Are corporations really [domineering] hierarchies though? In a sense they are, but only if one is within said corporations. But in anarchy, they cannot be coercive through either themselves or the state (as they are now). I would like to embrace primitivism, but I realize that, eventually, society would be reestablished along with government, undoing all "progress". People say that dealing with corporations would be necessary under individualism, but that's not true; one could easily live as a secluded hermit if one wished.

Mors_Gloria wrote:
DBettino wrote:
Most anarchists seem to contradict themselves by supporting political rights while decrying the evils of statehood. This has never made sense to me. Of course, it's probably also true that most anarchists don't know the first thing about anarchism, and just see it as another far-leftist movement.


Political rights simply are not going to exist in a world organized according to the ideology of anarchism. Cause such thing like politics or political parties are not going to exist. Cause no one will be able to impose his opinion upon another person.

However, as Andar said if we didn't support political rights and freedom of speech and expression at this given time things would be a lot harsher. You cannot go from despotism to anarchism. It simply is not possible. You can go to anarchism only through immediate democracy (not this shitty form of representative "democracy" that exists now).


Indeed, I don't see how involvement in the state (as to eventually destabalize it) is in the slightest hypocritical.


One can embrace anti-capitalist anarchism without being a primitivist. Hell look at what happened in Argentina. Country went bankrupt overnight because of an uncontrolled free market that forced working class people out of jobs. What did they do afterwards? They came together in a collective and autonomous fashion working and producing goods and services in an egalitarian fashion.

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cinedracusio
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PostPosted: Tue Apr 01, 2008 2:18 am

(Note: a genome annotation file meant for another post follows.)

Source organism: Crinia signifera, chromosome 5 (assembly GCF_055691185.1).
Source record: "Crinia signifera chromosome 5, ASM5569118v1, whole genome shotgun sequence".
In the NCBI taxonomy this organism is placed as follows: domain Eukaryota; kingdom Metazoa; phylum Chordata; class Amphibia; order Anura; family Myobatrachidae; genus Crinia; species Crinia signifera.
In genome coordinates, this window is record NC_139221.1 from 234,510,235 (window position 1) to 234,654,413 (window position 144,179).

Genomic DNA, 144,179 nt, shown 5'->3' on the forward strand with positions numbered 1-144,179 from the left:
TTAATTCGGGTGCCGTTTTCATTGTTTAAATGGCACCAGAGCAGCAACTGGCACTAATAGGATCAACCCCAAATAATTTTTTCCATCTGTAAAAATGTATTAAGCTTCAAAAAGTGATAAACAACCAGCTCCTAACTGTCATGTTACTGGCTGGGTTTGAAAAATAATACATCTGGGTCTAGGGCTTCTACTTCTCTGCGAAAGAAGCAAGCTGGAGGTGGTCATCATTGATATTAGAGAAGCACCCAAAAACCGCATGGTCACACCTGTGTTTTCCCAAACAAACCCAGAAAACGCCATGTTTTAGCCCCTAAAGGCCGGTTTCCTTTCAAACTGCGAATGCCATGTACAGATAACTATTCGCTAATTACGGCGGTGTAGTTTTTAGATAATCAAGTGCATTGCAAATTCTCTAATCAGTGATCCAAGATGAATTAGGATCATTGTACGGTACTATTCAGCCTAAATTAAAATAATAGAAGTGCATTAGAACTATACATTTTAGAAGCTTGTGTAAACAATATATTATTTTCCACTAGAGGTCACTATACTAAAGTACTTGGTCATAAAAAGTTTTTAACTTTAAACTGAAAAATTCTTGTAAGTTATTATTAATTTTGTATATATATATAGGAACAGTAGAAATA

Andar wrote:
Noobbot wrote:
Andar wrote:
Anarcho capitalism is not anarchism, sorry.


I'm more of an individualist than anything, but you're telling me that individualism is not anarchy? What, pray tell, is it then? I suppose anarchy does not even theoretically exist then.

Are corporations really [domineering] hierarchies though? In a sense they are, but only if one is within said corporations. But in anarchy, they cannot be coercive through either themselves or the state (as they are now). I would like to embrace primitivism, but I realize that, eventually, society would be reestablished along with government, undoing all "progress". People say that dealing with corporations would be necessary under individualism, but that's not true; one could easily live as a secluded hermit if one wished.

Mors_Gloria wrote:
DBettino wrote:
Most anarchists seem to contradict themselves by supporting political rights while decrying the evils of statehood. This has never made sense to me. Of course, it's probably also true that most anarchists don't know the first thing about anarchism, and just see it as another far-leftist movement.


Political rights simply are not going to exist in a world organized according to the ideology of anarchism. Cause such thing like politics or political parties are not going to exist. Cause no one will be able to impose his opinion upon another person.

However, as Andar said if we didn't support political rights and freedom of speech and expression at this given time things would be a lot harsher. You cannot go from despotism to anarchism. It simply is not possible. You can go to anarchism only through immediate democracy (not this shitty form of representative "democracy" that exists now).


Indeed, I don't see how involvement in the state (as to eventually destabalize it) is in the slightest hypocritical.


One can embrace anti-capitalist anarchism without being a primitivist. Hell look at what happened in Argentina. Country went bankrupt overnight because of an uncontrolled free market that forced working class people out of jobs. What did they do afterwards? They came together in a collective and autonomous fashion working and producing goods and services in an egalitarian fashion.

Yes, this is a damn manky issue. One can read Ulrich Beck's book, What Is Globalization? and see that despite the economic growth of the states, the only getting richer are the trans-national enterprise bosses :uh oh: while common people become even more impoverished and the number of job places is reduced. Very difficult issue, in my opinion.
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Mors_Gloria
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PostPosted: Tue Apr 01, 2008 3:31 am 
 

cinedracusio wrote:
Yes, this is a damn manky issue. One can read Ulrich Beck's book, What Is Globalization? and see that despite the economic growth of the states, the only getting richer are the trans-national enterprise bosses :uh oh: while common people become even more impoverished and the number of job places is reduced. Very difficult issue, in my opinion.


Cause the essence of Capitalism and Globalization. "The rich richer and the poor poorer"
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ReigningChaos
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PostPosted: Tue Apr 01, 2008 3:43 pm